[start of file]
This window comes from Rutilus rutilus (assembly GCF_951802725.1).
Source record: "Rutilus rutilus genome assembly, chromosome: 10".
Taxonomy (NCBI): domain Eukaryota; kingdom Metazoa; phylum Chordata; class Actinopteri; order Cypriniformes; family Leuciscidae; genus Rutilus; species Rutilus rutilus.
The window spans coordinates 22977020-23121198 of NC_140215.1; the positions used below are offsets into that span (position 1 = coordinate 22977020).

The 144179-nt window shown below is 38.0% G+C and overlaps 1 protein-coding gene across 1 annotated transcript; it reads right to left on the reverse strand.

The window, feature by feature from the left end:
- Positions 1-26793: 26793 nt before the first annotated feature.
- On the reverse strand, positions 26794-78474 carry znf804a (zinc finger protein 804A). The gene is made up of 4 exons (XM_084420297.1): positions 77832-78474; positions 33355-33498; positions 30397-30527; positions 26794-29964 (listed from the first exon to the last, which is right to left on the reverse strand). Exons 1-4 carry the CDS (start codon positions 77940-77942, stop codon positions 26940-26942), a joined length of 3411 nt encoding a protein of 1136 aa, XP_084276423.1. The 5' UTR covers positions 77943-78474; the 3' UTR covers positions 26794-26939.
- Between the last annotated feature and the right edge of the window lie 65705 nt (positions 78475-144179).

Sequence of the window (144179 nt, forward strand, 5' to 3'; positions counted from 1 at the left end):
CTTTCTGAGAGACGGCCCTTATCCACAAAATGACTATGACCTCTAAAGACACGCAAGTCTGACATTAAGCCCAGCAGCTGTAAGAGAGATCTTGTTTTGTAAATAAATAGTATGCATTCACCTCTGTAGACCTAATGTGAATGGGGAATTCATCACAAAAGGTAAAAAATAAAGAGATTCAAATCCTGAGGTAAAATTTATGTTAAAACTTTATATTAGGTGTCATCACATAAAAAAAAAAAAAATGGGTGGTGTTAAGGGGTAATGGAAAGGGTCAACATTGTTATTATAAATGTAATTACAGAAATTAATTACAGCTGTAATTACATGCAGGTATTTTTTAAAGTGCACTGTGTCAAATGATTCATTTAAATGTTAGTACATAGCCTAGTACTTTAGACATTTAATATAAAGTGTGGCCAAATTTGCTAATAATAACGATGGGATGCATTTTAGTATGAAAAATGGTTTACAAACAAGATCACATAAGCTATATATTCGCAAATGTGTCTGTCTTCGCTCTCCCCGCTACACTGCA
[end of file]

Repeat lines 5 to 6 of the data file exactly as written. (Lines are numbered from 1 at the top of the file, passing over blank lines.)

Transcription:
The 144179-nt window shown below is 38.0% G+C and overlaps 1 protein-coding gene across 1 annotated transcript; it reads right to left on the reverse strand.

The window, feature by feature from the left end: